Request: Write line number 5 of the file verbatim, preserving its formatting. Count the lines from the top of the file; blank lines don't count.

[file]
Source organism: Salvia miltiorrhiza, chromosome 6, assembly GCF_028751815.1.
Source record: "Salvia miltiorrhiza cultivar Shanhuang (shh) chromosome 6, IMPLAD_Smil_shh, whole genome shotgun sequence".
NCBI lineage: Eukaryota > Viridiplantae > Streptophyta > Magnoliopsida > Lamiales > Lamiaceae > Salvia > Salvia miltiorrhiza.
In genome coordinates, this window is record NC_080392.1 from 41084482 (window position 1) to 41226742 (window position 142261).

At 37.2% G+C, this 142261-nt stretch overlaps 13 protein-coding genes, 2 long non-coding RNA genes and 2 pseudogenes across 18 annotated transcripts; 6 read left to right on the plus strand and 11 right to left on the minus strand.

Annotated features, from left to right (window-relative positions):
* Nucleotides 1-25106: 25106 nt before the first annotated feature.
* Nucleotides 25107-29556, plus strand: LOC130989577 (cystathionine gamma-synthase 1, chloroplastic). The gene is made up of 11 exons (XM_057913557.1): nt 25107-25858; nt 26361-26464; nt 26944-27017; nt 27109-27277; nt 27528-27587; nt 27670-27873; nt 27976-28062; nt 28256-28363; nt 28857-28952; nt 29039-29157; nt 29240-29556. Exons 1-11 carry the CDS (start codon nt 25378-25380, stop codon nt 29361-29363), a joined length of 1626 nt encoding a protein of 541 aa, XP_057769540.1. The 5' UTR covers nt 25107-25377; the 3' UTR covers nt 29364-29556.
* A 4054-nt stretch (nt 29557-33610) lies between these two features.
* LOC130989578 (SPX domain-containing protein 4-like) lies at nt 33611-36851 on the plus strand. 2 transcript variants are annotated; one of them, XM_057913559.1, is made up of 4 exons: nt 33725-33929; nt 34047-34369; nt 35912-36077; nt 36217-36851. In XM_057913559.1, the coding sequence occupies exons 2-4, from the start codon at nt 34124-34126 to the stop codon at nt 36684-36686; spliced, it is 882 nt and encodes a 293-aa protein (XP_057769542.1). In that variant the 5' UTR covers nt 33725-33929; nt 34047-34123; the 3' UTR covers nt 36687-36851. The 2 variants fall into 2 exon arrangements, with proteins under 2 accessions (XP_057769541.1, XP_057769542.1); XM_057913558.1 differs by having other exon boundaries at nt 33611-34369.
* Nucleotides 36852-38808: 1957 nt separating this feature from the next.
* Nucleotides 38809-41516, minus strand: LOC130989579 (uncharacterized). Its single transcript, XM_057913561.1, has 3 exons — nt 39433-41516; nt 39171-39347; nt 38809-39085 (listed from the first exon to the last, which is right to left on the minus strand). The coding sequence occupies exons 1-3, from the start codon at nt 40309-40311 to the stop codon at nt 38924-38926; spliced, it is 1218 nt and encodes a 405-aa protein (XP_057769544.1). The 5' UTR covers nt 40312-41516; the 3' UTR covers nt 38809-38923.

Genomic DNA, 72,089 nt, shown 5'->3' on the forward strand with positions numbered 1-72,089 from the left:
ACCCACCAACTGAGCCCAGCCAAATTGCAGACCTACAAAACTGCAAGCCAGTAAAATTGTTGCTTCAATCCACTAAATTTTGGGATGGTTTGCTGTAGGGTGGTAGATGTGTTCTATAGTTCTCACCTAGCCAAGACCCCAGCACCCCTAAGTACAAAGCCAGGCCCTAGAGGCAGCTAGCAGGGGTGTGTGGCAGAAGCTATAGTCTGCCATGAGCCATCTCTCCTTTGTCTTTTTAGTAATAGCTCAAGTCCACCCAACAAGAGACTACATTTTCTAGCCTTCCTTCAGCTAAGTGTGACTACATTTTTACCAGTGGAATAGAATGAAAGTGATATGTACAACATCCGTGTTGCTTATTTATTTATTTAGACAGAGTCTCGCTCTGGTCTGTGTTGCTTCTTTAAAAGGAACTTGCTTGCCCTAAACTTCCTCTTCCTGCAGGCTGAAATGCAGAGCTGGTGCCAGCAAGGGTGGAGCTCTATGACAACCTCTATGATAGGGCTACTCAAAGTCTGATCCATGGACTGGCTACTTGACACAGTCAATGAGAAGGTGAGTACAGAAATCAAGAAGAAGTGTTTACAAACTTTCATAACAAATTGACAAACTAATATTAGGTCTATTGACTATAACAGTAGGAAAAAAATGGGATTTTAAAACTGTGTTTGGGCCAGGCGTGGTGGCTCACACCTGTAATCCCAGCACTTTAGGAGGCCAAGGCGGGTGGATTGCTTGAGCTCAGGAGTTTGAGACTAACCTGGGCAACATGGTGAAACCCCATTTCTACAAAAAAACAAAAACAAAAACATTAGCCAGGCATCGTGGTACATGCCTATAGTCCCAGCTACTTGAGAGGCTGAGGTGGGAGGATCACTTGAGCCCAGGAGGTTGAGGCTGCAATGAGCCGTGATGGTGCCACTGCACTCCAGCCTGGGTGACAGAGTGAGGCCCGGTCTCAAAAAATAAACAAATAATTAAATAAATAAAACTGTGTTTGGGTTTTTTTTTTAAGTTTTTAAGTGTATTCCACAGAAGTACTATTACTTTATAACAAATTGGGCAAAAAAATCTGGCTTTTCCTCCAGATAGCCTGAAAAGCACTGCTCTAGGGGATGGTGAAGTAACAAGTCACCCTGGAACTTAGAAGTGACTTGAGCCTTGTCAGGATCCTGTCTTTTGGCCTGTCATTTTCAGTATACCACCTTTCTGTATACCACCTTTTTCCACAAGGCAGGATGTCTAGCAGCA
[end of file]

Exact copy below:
At 37.2% G+C, this 142261-nt stretch overlaps 13 protein-coding genes, 2 long non-coding RNA genes and 2 pseudogenes across 18 annotated transcripts; 6 read left to right on the plus strand and 11 right to left on the minus strand.